Macro Extremes (week ending August 13, 2021)

The following assets (on a weekly timeframe) registered an Overbought reading or traded more than 2.5 standard deviations above its rolling mean.

Extremes “above” the Mean (at least 2.5 standard deviations)



USD/KRW (meaning a weak Korean Won)

Germany’s DAX

Overbought (RSI > 70)

Tin (for the 16th week)

Hot Rolled Coil Steel (for the 46th consecutive week)

Switzerland’s SMI equity index (for the 10th week)

Australia’s ASX 200 (for the 4th week) 

India’s NIFTY-50 equity index

France’s CAC-40 index

the S&P 500 and Nasdaq 100

and the Oslo, Stockholm, Copenhagen and Helsinki equity indices.

The Overbought Quinella – Both Overbought and Traded at > 2.5 standard deviations above the weekly mean)

Amsterdam’s AEX index

Italy’s MIB equity index

Assets (securities) within my immediate universe which touched the other side of the extreme, being Oversold (where the RSI is < 30) or were at least 2.5 standard deviations below its mean are;

Extremes “below” the Mean (at least 2.5 standard deviations)

Gold, Silver & Platinum (all oversold extremes occurred on Monday, due to a large Gold sell order and the precious metals are reacted suit)

Oversold (RSI < 30)

 Chinese Government 10 year bond yield (suggesting bonds where being bought aggressively)

The Oversold Quinella – Both Oversold and Traded at < 2.5 standard deviations above the weekly mean)


Notable deletions from last week’s list include;

a range of Government 10 Year bond yields and Chinese related equity indices from their Oversold extremes.

Notes & Ideas:

Since their recent overbought readings, energy commodities continued to decline and seeming to commence new downtrends.

The decliners included Iron Ore (4%), Lumber (10%), Natural Gas (7%), Taiwan’s TAEIX (3%).

Advancers were dominated by soft commodities where Sugar rose 6.8% for the week (adding to last week’s 7%), Wheat climbed 6%, Soybean & Corn advanced 2%, Coffee soared 6%, Platinum bounced 5%, while equity indices such as the Swiss SMI, Italy’s MIB and the U.S. KBW Banks rose 2%.

It’s worth to review two of the major longer term (Lean Hogs and Lumber) Overbought extremes seen in the earlier part of 2021. They are now 30% and 71% below their respective June and May highs, and yet they are not yet ‘Oversold’.

While, this past week saw Wheat close at its contract high since February 2013.

The 10’s remain bound in a larger range but we watch it as broader capital markets could become explosive is the 10’s break decisively either below 1.15% or above 1.45%. They closed on Friday at 1.28%.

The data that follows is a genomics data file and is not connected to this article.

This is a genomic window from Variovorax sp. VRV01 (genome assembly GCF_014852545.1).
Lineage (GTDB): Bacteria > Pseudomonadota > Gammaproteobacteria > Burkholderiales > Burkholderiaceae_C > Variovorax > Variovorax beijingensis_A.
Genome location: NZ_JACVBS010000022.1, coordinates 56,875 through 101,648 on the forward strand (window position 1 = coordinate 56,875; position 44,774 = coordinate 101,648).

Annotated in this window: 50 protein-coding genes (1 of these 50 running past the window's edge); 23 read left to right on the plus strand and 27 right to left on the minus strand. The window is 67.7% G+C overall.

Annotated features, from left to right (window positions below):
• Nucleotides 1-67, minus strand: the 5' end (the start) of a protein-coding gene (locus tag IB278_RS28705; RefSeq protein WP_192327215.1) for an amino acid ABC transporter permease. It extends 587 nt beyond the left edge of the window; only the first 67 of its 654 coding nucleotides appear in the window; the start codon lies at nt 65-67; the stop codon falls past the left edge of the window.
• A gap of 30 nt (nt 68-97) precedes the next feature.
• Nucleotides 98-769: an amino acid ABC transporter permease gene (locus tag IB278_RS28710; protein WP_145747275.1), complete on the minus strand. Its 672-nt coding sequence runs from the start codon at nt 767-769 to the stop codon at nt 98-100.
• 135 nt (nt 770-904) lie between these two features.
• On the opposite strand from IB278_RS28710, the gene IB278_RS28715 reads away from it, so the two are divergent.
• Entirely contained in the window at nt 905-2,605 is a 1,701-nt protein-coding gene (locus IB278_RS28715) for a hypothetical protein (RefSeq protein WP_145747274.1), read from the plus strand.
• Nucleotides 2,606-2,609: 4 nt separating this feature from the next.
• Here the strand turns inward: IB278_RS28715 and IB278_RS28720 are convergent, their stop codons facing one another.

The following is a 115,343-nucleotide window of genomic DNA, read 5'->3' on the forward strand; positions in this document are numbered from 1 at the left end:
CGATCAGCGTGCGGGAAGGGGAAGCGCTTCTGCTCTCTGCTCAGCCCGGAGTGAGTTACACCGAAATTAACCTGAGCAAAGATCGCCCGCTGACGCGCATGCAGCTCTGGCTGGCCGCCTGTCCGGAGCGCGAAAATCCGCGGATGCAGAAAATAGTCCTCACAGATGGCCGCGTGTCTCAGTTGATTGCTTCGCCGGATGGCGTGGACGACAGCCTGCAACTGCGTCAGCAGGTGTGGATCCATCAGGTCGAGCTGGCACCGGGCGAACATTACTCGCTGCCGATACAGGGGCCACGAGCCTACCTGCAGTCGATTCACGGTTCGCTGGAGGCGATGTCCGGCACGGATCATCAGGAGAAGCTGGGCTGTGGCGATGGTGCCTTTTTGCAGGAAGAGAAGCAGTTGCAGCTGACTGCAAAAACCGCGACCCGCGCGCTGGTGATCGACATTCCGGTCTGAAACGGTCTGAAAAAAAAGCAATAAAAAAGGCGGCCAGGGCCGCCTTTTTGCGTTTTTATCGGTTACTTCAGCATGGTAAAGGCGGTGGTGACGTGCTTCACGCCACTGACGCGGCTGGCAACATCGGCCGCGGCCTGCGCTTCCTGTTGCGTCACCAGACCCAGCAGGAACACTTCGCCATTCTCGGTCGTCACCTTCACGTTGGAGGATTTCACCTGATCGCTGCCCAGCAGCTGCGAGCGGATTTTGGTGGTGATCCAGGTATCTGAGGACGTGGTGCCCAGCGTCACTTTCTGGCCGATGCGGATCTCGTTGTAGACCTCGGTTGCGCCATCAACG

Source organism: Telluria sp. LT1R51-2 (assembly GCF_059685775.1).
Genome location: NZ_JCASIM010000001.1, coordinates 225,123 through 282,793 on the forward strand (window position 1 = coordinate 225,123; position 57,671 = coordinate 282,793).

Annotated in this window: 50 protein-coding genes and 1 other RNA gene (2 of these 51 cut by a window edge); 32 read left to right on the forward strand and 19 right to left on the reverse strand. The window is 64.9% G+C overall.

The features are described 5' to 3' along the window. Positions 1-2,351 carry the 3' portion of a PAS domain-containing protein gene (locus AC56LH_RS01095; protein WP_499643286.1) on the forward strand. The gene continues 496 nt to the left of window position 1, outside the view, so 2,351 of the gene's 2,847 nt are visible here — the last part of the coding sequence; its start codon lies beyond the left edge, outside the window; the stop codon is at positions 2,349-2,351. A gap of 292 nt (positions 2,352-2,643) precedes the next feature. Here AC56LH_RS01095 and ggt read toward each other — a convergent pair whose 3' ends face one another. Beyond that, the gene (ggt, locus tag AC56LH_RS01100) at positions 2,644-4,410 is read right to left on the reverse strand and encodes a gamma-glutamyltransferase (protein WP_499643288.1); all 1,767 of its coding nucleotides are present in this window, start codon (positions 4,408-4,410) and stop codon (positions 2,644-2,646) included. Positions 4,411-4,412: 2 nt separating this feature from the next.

The risk of lower commodity prices remains as the U.S. Dollar Index (DXY) strengthens and trends higher, although the DXY needs to break above 93.10 to confirm so.

The Copper/Gold ratio seems to be trending higher, telling us the economy is healthy. A turn lower will change this view and aid the correlation of lower interest rates.

The Australian 10 Year Government bond yield continue to trend lower, although the trend and yields seem close to bottoming. A lower yield will correlate with a weaker AUD while the Kiwi 10 Year bond yields are establishing an early, new upward trend.

This in turn will affect the US 10 year minus Australian 10 year yield spread the most interesting indicator to watch. Last weeks poke higher (to a 2.5 standard deviation extreme) and subsequent reversal suggests a weaker S&P 500 for the next 2 weeks.

Another risk indicator to watch is the AUD/JPY. Whilst it remains below 81.65, the risk of lower equity prices also remains, especially the divergence currently being seen against the S&P 500. 

And I continue to watch the Japanese 10 Year bond yield which needs to stay above 0.00% to assist a bullish equities case. It’s currently 0.009%.

What a week coming up !

No cryptocurrencies registered any Extreme readings.

And lastly, Bitcoin is trading 215% above its 200 Week Moving Average, which is higher than last week’s 200% reading and notably higher than the reading of 140% seen 2 weeks ago, while certainly lower when compared to its 466% peak in mid-April 2021.

August 13, 2021

by Rob Zdravevski

Leave a Reply

Fill in your details below or click an icon to log in: Logo

You are commenting using your account. Log Out /  Change )

Twitter picture

You are commenting using your Twitter account. Log Out /  Change )

Facebook photo

You are commenting using your Facebook account. Log Out /  Change )

Connecting to %s

%d bloggers like this: